Powerlifting may not sound like something that traditionally would interest a teenage girl, but it seems to suit Lindsay Pledger just fine.
Pledger, a senior at Central, discovered an attraction to the sport when she was 12 after watching her father and sister participate in national competitions. And now, at 18, the 5-foot-4, 165-pound powerlifter has been around the country winning several competitions.
But earning trophies isn't the only delight Pledger gets from powerlifting. Her dad, Jerry, serves as her personal coach and assists her every day, whether in the gym or at a meet.
"It's awesome because I never feel pressure from him," she said. "He's just always there to tell me that I can do it. A lot of people don't get that privilege, and it's great to have that bond."
Jerry has placed second in a national event and has won 17 straight state championships as part of the Universal Health and Fitness team.
Lindsay, following in the household tradition, has won national titles in meets as far away as Texas and Indiana. She also has won many local contests.
Regardless of any pressure to live up to her family's accomplishments, Pledger doesn't stress about her meets.
"I'm so zoned in that I don't think of anything but lifting and the judges," she said. "At first I feel nervous, but that goes away after my first lift."
Pledger said her best event is the deadlift, in which she accomplished a personal-best 314 pounds on her way to winning the teenage division national title and the women's Best Lifter title at the USA Powerlifting Deadlift Nationals in St. Louis earlier this month.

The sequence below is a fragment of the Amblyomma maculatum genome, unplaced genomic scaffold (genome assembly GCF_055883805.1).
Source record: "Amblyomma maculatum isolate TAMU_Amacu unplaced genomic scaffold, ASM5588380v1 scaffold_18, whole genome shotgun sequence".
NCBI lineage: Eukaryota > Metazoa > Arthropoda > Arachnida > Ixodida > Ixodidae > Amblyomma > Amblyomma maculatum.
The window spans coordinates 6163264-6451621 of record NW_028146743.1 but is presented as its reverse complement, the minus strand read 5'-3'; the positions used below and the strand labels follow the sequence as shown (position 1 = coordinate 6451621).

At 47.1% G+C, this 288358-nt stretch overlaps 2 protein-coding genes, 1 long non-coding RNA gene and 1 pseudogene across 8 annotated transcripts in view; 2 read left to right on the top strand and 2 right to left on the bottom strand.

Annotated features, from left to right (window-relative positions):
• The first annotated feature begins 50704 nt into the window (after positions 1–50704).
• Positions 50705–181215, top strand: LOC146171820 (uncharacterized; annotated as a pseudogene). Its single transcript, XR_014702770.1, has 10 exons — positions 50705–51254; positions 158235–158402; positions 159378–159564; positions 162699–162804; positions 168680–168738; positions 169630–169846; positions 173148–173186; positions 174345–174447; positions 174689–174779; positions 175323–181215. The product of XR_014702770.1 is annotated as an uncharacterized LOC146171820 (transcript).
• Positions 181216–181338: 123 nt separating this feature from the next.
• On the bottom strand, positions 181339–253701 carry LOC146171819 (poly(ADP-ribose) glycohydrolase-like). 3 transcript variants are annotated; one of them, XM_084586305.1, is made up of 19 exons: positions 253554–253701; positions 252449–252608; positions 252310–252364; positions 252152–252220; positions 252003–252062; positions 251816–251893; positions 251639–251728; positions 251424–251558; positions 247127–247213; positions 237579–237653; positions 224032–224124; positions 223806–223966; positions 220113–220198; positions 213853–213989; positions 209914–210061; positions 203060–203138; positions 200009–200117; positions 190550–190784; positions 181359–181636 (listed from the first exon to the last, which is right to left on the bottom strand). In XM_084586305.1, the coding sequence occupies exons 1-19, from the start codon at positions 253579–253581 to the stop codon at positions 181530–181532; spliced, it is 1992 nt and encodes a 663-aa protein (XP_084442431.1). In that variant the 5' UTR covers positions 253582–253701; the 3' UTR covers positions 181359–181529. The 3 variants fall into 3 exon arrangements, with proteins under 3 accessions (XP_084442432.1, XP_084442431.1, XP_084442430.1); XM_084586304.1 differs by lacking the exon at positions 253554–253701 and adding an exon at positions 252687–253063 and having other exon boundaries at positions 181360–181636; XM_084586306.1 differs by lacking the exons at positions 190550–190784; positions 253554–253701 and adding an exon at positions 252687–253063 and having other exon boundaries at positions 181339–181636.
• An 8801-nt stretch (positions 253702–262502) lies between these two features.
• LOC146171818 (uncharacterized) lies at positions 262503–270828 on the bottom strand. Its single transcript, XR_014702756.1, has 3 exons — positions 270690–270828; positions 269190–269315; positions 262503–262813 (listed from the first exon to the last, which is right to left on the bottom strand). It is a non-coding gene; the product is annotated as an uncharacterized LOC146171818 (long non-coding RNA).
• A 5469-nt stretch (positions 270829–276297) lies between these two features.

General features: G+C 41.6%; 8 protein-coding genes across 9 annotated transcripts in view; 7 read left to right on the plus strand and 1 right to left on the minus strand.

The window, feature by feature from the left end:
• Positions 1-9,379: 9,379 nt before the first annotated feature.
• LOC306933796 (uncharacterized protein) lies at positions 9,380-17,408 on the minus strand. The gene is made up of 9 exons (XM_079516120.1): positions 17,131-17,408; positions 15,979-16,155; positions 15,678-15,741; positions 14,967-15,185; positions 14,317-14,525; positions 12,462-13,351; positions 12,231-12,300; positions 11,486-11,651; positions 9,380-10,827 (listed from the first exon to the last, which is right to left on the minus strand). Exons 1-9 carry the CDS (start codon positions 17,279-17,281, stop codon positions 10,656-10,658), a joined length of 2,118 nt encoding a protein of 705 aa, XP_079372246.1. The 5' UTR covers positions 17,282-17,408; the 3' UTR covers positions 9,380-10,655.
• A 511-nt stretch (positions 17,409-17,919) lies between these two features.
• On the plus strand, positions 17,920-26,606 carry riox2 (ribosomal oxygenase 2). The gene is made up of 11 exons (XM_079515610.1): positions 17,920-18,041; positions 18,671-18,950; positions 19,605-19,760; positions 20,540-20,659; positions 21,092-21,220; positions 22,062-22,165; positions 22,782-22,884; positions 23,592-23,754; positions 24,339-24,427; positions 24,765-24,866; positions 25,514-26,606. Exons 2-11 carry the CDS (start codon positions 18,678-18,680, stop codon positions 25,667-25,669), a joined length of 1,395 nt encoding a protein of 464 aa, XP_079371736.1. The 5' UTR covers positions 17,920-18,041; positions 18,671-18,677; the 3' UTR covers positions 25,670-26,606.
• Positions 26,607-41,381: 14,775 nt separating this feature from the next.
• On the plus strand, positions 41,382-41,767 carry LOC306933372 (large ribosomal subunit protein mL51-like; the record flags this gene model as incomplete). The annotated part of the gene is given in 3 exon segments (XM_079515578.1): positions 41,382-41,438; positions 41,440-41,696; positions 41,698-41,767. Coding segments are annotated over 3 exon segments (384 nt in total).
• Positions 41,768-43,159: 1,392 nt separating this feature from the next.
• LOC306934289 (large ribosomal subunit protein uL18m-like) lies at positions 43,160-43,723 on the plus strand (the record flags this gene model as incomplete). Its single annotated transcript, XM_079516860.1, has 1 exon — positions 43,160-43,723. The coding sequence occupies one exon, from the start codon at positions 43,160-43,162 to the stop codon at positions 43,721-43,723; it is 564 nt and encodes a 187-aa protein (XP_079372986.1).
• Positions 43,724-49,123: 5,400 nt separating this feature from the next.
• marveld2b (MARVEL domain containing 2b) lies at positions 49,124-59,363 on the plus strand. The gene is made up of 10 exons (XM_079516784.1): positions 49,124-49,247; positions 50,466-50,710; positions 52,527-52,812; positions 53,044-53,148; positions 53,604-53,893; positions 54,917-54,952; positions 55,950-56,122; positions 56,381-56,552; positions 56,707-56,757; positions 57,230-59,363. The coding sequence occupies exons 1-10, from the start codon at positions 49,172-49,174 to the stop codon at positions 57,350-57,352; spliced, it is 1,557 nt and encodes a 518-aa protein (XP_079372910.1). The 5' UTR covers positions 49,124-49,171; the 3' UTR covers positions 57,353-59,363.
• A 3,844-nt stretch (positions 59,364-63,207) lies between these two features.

She practices three to four times a week squatting, bench-pressing and deadlifting. Jerry changes the workout routine every three weeks.
Although the sport keeps her in shape, Lindsay finds other reasons to enjoy her involvement in lifting.
"I'm good at it, and usually you do stuff that you're good at," she said. "It's a personal booster, a motivational tool for me."
Her peers -- many of whom don't know much about the sport -- find it interesting.
"My friends think it's pretty cool, and some of the guys are intimidated by me," she joked.
Pledger said she isn't sure if she wants to follow her powerlifting interest into the future or if it's just a passing phase, but whatever the case, she wants to follow her father and win a few more titles.
"I know if I work really hard I can get there,"she said, "and I can get above 314 on the deadlift. It's all just a matter of working out. A world championship is my next step."
Jerry isn't the only relative who has succeeded significantly in powerlifting. Lindsay's sister Sabrina has won three national championships, while two of her uncles were world master champions.
Lindsay's next competition is Nov. 15 at the Universal Health and Fitness Center in Cape Girardeau.